Some Questions on Principal Reductions

Both Felix Salmon and DDay are arguing that if the banks lower principal on some unspecified set of loans, it’ll fix the “mortgage mess.” Now, I agree that loan modifications are one of the things we ought to strive for to solve a number of our problems. But I’ve got questions about what they’re proposing.

First, which mortgages do you intend to modify? Just those in foreclosure? If you do that, you’re stuck with the same problem modification programs already have: the point is to modify a loan early enough to make a difference for both the homeowner and the mortgage holder.

Would you extend the principal reductions to non-performing loans? Those amount for 9-10% of all mortgages. That would prevent some homes from going into foreclosure, but probably not those of people who have lost their jobs. Moreover, this only helps a fraction (maybe a third to a half?) of people underwater on their mortgage.

Both Felix and DDay suggest this plan would do something about the underwater home issue, though, suggesting they’re contemplating principal reductions on the underwater homes more generally? Those amount to 23.3% of all mortgages. This would have the tremendous value of effectively making the banks pay for the inflated prices they encouraged during the boom. But that’s already a whole lot of mortgages you’d have to modify.

But even then, you haven’t solved the shitpile problem. Because these percentages still leave out the majority of mortgages. And many of those were securitized during the bubble, either because relatively new mortgages (those written in the last decade) were securitized or because people refinanced and the new loan got securitized. If the problem lies in securitization–and I’m certain Felix and DDay agree that that’s the problem–then to clear up the title problem you’re going to have to do it for all those homes that were not securitized properly.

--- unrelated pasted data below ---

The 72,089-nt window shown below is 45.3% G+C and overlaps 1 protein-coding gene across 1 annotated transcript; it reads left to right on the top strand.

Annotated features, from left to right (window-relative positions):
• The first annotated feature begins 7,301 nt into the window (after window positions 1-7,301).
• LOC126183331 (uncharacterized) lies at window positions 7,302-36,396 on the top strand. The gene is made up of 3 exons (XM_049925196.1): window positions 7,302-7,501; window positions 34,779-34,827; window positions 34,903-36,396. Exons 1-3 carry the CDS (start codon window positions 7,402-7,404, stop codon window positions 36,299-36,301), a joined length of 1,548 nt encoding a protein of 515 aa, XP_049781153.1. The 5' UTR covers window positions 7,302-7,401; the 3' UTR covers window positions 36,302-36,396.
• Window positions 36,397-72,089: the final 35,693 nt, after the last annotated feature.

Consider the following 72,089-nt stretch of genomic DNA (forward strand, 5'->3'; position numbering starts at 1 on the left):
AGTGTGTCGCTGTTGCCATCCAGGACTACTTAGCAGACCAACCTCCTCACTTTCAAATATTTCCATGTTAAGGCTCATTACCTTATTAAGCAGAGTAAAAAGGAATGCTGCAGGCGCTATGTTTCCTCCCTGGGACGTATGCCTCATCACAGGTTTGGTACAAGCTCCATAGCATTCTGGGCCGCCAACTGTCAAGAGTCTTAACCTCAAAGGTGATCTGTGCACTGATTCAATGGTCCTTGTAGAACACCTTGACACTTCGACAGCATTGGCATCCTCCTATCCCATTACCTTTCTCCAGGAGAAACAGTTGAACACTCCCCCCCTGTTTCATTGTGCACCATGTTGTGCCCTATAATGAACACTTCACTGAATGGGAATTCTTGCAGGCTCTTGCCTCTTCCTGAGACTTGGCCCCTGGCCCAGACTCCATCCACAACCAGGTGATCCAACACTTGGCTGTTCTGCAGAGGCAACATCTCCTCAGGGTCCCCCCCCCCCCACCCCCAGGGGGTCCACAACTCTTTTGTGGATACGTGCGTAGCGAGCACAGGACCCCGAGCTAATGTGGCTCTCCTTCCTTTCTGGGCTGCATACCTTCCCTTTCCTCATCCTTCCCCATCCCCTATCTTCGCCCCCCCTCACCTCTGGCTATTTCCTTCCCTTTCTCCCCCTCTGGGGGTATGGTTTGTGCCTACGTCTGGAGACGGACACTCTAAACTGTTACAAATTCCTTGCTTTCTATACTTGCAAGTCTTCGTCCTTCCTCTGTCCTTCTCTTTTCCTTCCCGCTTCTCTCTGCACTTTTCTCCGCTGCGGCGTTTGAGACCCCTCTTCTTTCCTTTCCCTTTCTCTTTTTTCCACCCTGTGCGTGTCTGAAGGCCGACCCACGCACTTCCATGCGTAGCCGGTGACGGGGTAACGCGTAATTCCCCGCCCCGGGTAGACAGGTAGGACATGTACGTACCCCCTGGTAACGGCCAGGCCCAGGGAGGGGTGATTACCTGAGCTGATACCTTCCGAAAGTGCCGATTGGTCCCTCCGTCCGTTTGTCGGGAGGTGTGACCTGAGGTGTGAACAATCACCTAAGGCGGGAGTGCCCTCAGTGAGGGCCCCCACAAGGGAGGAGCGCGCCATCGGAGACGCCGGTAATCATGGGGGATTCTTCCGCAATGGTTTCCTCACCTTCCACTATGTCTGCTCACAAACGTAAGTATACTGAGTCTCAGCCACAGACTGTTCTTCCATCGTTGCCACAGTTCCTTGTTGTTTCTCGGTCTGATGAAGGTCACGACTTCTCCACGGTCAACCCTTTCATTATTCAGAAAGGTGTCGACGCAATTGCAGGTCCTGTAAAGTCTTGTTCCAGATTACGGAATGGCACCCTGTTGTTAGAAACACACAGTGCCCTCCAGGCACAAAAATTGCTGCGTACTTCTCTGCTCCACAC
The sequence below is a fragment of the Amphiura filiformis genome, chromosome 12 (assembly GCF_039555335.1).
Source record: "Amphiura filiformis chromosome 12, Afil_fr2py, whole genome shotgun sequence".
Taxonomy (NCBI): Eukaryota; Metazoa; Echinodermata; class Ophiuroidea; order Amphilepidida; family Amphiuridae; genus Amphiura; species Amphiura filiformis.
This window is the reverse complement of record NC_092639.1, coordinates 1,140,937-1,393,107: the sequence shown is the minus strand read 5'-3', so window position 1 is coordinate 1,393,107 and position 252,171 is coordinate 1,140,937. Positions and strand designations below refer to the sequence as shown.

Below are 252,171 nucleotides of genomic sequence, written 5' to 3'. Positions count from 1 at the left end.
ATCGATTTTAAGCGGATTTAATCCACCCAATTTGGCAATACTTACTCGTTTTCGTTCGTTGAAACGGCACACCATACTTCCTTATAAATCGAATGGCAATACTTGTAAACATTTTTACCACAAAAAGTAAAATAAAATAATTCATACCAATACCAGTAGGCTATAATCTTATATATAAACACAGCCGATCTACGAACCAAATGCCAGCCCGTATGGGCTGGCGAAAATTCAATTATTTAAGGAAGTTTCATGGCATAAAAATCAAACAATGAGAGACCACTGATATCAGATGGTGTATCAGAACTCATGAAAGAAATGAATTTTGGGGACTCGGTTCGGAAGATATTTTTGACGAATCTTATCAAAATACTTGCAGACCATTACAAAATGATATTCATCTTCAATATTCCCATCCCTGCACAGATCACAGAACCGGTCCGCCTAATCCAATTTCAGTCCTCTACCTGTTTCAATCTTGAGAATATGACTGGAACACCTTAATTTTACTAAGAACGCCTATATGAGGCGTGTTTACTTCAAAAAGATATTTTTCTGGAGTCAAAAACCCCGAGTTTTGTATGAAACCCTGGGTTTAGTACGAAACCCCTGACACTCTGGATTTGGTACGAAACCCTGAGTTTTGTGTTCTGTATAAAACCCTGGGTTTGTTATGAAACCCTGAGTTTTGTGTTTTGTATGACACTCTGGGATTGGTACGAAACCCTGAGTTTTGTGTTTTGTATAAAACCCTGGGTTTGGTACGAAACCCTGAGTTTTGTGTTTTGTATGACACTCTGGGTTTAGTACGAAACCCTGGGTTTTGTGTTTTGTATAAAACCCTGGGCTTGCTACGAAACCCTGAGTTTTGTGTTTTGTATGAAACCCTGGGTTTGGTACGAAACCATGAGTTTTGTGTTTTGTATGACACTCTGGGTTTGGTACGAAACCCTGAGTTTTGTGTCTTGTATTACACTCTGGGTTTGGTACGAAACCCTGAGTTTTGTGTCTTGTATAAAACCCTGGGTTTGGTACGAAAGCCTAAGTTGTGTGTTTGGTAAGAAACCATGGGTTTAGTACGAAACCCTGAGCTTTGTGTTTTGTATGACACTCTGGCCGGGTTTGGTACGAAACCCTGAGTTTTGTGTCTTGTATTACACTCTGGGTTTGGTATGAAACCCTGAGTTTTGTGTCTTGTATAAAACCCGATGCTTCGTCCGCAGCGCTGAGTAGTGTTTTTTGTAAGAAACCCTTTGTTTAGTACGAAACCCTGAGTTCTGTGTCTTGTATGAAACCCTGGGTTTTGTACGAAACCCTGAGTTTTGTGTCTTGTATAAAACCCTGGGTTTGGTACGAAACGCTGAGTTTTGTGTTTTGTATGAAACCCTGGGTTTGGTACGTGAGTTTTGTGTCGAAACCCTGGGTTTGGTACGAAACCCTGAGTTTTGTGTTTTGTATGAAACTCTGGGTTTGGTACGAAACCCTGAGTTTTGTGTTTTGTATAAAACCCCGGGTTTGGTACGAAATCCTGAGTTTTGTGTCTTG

And we don’t know how many mortgages that includes. Indeed, how would we identify those mortgages?

Just as an example, take my home. I bought it in 2002. At some point, ABN Amro either took over the loan itself or the servicing of it. After that, Citi did. Freddie Mac claims to own the loan right now. The original mortgage was written before the securitization problems got really bad, but within the window that it might be a problem. I asked Citi where my note is using the WhereIsTheNote site. And thus far, at least, they haven’t responded by saying, “Oh, Freddie’s got your note.” Now, I’m trying to sell my house, which is just barely not underwater (I put 20% down when I bought it eight years ago, but it has lost a third of its value, largely due to the number of foreclosures in my neighborhood). Now if things go well, I’ll be able to get out of my house without any principal reduction (and trust me, I am grateful that I am better off than a lot of people trying to sell now). But what happens if it becomes clear there is no clear note holder? To whom do I pay off my mortgage when I sell it? How much value would I lose on the house in the process and would that put me underwater (answer: yes)? And if so, would I then qualify for a principal reduction? But if you don’t modify my mortgage and in the process give my house a clean title, then my house would for very good reasons be worth less than my neighbor’s house that did get a modification.

I’m all in favor of principal reductions. But I doubt you’d ever be able to reach even those underwater homeowners who would benefit from it. But it seems to me it still doesn’t fix the more general problem of shitpile.

  1. Arbusto says: